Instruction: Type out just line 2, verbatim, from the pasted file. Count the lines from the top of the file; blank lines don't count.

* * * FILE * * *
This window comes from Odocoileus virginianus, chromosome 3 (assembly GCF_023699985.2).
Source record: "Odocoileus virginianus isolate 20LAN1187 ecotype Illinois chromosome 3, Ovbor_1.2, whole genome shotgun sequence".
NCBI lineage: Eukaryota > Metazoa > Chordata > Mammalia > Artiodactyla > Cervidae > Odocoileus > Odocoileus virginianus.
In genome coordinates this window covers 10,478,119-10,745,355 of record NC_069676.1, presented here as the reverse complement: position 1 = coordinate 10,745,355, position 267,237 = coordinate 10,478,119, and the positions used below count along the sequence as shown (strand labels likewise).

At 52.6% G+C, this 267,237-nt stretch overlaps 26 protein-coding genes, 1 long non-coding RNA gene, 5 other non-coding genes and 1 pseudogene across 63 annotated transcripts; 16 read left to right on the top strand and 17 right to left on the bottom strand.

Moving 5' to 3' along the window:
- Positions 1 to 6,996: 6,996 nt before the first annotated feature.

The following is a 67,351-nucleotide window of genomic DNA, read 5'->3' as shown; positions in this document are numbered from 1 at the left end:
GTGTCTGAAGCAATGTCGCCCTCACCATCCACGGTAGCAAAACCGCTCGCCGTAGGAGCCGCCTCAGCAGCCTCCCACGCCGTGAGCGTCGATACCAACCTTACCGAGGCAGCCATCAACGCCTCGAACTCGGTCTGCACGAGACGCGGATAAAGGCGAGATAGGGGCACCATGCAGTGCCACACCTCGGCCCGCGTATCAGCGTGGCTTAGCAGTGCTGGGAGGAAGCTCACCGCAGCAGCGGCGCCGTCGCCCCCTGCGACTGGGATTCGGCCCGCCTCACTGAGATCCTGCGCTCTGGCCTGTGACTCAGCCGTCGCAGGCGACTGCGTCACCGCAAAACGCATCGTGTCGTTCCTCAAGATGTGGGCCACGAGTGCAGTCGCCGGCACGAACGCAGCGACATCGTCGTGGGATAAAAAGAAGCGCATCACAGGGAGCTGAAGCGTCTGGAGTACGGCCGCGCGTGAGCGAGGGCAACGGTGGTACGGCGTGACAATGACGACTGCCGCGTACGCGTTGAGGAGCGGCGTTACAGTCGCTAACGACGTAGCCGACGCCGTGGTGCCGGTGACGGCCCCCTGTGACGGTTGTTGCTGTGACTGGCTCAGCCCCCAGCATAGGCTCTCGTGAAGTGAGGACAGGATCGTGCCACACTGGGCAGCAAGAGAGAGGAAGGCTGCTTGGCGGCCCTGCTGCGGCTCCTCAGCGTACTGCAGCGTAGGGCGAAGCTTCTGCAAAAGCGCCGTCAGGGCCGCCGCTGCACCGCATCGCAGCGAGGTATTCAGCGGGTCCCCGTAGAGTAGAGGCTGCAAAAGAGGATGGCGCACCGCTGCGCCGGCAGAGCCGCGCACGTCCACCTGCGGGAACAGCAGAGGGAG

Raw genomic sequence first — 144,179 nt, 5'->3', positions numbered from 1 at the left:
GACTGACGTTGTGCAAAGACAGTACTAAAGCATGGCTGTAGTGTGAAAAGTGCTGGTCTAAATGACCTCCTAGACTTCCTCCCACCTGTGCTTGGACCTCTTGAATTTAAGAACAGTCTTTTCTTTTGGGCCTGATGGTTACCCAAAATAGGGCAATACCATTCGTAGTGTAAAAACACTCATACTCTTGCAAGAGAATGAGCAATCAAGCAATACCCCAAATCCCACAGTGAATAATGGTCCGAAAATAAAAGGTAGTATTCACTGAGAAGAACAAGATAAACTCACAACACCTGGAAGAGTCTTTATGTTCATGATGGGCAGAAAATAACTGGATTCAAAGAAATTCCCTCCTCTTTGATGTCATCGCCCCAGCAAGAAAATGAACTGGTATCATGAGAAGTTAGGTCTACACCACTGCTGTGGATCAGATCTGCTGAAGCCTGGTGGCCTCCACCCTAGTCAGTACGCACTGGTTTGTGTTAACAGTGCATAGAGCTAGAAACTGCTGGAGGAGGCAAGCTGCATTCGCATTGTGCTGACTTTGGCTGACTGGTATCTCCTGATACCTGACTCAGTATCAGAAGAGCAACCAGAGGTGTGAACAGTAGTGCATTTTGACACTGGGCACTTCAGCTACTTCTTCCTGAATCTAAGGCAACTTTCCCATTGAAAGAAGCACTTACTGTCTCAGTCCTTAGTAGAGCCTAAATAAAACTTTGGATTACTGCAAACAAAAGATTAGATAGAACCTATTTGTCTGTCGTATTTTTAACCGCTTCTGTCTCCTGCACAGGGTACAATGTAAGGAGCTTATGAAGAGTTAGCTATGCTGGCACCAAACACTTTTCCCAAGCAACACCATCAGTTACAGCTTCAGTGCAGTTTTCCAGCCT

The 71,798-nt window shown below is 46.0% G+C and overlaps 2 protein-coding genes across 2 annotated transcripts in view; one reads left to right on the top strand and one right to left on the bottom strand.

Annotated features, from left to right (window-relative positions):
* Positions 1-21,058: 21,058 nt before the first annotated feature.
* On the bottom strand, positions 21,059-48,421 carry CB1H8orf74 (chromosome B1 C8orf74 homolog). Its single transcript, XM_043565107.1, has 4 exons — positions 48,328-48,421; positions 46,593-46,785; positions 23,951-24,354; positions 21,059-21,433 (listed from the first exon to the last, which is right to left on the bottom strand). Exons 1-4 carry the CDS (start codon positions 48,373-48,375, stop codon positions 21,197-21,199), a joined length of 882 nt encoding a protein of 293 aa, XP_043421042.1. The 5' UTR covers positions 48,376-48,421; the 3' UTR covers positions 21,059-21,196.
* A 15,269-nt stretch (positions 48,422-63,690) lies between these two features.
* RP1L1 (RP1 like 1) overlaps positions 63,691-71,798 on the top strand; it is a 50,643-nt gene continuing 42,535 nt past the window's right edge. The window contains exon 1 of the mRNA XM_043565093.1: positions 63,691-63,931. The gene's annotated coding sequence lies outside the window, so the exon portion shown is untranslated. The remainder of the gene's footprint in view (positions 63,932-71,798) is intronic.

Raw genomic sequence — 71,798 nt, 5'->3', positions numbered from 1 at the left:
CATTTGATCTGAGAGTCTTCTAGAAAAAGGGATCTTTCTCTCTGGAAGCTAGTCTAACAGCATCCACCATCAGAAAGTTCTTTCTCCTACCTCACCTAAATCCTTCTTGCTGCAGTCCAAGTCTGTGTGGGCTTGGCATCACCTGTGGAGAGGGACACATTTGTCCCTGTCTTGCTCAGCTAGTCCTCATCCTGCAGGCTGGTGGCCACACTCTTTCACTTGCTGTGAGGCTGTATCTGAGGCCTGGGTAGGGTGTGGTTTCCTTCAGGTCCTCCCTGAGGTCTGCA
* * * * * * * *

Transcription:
Source record: "Odocoileus virginianus isolate 20LAN1187 ecotype Illinois chromosome 3, Ovbor_1.2, whole genome shotgun sequence".